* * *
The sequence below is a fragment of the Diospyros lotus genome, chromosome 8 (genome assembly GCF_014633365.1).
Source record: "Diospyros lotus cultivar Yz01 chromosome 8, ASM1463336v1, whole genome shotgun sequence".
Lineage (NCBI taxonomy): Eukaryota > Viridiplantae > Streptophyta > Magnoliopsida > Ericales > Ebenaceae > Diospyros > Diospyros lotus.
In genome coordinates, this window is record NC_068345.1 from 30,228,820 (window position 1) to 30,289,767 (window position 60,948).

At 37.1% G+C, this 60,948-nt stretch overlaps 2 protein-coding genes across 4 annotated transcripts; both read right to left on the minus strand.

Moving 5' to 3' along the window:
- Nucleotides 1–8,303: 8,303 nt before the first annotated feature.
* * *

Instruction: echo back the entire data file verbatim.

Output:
The sequence below is a fragment of the Diospyros lotus genome, chromosome 8 (genome assembly GCF_014633365.1).
Source record: "Diospyros lotus cultivar Yz01 chromosome 8, ASM1463336v1, whole genome shotgun sequence".
Lineage (NCBI taxonomy): Eukaryota > Viridiplantae > Streptophyta > Magnoliopsida > Ericales > Ebenaceae > Diospyros > Diospyros lotus.
In genome coordinates, this window is record NC_068345.1 from 30,228,820 (window position 1) to 30,289,767 (window position 60,948).

At 37.1% G+C, this 60,948-nt stretch overlaps 2 protein-coding genes across 4 annotated transcripts; both read right to left on the minus strand.

Moving 5' to 3' along the window:
- Nucleotides 1–8,303: 8,303 nt before the first annotated feature.